Wuilly Arteaga is a Venezuelan violinist who plays throughout NYC. Here, he performs before a crowd of LIRR commuters in Penn Station.

Question: ‘What’s with all the buskers in the subways who can’t play music?’

— Juilliard Bound in Jamaica, Queens

Dear Julliard:

Everybody’s a critic!

Street and subway musicians are as much a part of New York life as hot dog vendors. Would you really want to live here without them? Of course not.

So what’s it to you if you have to put up with a few sour notes along the way? Most of the music you hear — most, not all — is pretty good, and some of it is outstanding. Like Wuilly Arteaga, the young Venezuelan violinist who plays in Penn Station and Times Square (video below). Or R&B diva Alice Tan Ridley, whose album cover features her on the B and C uptown platform in the 86th Street Station. Or Michael “Bongo” Taliaferro, who plays the African djembe on the L train and beyond.

And don’t forget the musical saw lady.

The city’s real underground music scene is actually quite an operation, ranging from down-and-out hustlers trying to make a buck to accomplished artists with significant musical careers. There is even an official MTA MUSIC program that features dozens of artists playing throughout the vast subway system. They get the official MTA imprimatur by submitting an application and then auditioning.

It’s a good show, too. Each May, 60 to 80 acts gather for a daylong music festival in Grand Central. Twenty or so will be selected to join the 350 already approved acts. Anyone can drop by to listen during the auditions. (The MTA accepts submissions for consideration during the first three months of the year. This year’s deadline is March 21.)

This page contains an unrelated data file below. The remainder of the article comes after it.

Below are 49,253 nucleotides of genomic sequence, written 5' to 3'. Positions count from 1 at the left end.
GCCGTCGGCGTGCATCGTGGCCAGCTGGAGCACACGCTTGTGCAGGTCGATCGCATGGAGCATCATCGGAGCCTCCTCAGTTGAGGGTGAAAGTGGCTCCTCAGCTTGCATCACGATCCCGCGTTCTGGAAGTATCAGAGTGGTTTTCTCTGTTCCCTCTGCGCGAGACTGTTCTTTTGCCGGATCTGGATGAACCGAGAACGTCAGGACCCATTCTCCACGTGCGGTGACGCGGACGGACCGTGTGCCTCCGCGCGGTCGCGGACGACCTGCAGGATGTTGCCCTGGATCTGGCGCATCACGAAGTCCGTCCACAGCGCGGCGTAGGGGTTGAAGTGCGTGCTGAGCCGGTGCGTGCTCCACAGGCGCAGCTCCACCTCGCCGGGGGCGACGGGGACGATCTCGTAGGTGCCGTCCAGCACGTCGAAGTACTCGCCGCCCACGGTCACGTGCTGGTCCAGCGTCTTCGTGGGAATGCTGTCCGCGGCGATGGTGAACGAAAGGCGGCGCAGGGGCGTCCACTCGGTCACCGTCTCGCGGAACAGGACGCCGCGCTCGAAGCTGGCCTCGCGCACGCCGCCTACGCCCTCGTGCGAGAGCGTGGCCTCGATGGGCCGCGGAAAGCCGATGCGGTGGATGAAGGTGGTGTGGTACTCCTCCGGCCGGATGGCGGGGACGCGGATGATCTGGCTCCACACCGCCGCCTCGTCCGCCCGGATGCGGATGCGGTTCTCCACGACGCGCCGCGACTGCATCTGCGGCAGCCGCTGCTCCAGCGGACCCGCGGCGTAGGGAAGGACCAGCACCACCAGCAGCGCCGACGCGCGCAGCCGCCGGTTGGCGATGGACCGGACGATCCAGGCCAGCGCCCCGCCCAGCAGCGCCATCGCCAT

If you aren’t part of the official program, no worries. As long as the music isn’t too loud or no one is interfering with the people or trains, no official is likely to stop any performer who wants to set themselves up in a station or on a platform.

It’s a city of dreams. Just because you may never make it on Broadway doesn’t mean you can’t make it underneath Broadway.

David Crook is a veteran journalist and author of The Complete Wall Street Journal Real-Estate Investing and Homeowner’s Guidebooks. Do you have a question about anything real estate-related in NYC? Write him at askus@streeteasy.com. For verification purposes, please include your name and a phone number; neither will be published. Note: Nothing in this column should be considered professional legal advice. If you have a legal issue, consult an attorney.

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